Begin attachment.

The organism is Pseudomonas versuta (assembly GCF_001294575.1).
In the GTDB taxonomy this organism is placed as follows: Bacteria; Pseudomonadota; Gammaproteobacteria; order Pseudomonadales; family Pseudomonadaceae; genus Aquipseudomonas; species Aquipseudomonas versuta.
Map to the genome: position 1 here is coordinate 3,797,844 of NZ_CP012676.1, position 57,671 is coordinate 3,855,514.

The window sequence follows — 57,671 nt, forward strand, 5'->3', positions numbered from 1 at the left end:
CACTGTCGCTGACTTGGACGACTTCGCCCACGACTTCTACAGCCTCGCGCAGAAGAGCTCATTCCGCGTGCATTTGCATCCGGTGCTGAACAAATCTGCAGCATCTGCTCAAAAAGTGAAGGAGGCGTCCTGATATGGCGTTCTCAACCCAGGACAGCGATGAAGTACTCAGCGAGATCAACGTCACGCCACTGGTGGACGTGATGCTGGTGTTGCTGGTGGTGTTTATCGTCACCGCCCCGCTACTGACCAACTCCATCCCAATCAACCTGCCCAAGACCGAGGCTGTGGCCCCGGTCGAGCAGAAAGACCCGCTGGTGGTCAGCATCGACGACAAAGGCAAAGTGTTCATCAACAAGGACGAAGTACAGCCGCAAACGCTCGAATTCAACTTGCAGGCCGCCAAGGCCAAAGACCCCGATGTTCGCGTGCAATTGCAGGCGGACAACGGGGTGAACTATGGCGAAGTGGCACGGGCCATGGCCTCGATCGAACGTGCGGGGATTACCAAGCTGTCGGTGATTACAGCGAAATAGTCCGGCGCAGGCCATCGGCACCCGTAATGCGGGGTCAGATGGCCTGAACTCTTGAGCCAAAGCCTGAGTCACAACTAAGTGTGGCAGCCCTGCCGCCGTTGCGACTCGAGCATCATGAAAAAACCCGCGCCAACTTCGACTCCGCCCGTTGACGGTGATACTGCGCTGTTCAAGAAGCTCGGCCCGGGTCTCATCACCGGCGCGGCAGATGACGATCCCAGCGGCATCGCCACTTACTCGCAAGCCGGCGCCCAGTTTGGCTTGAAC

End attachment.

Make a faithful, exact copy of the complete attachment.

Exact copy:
The organism is Pseudomonas versuta (assembly GCF_001294575.1).
In the GTDB taxonomy this organism is placed as follows: Bacteria; Pseudomonadota; Gammaproteobacteria; order Pseudomonadales; family Pseudomonadaceae; genus Aquipseudomonas; species Aquipseudomonas versuta.
Map to the genome: position 1 here is coordinate 3,797,844 of NZ_CP012676.1, position 57,671 is coordinate 3,855,514.

The window sequence follows — 57,671 nt, forward strand, 5'->3', positions numbered from 1 at the left end:
CACTGTCGCTGACTTGGACGACTTCGCCCACGACTTCTACAGCCTCGCGCAGAAGAGCTCATTCCGCGTGCATTTGCATCCGGTGCTGAACAAATCTGCAGCATCTGCTCAAAAAGTGAAGGAGGCGTCCTGATATGGCGTTCTCAACCCAGGACAGCGATGAAGTACTCAGCGAGATCAACGTCACGCCACTGGTGGACGTGATGCTGGTGTTGCTGGTGGTGTTTATCGTCACCGCCCCGCTACTGACCAACTCCATCCCAATCAACCTGCCCAAGACCGAGGCTGTGGCCCCGGTCGAGCAGAAAGACCCGCTGGTGGTCAGCATCGACGACAAAGGCAAAGTGTTCATCAACAAGGACGAAGTACAGCCGCAAACGCTCGAATTCAACTTGCAGGCCGCCAAGGCCAAAGACCCCGATGTTCGCGTGCAATTGCAGGCGGACAACGGGGTGAACTATGGCGAAGTGGCACGGGCCATGGCCTCGATCGAACGTGCGGGGATTACCAAGCTGTCGGTGATTACAGCGAAATAGTCCGGCGCAGGCCATCGGCACCCGTAATGCGGGGTCAGATGGCCTGAACTCTTGAGCCAAAGCCTGAGTCACAACTAAGTGTGGCAGCCCTGCCGCCGTTGCGACTCGAGCATCATGAAAAAACCCGCGCCAACTTCGACTCCGCCCGTTGACGGTGATACTGCGCTGTTCAAGAAGCTCGGCCCGGGTCTCATCACCGGCGCGGCAGATGACGATCCCAGCGGCATCGCCACTTACTCGCAAGCCGGCGCCCAGTTTGGCTTGAAC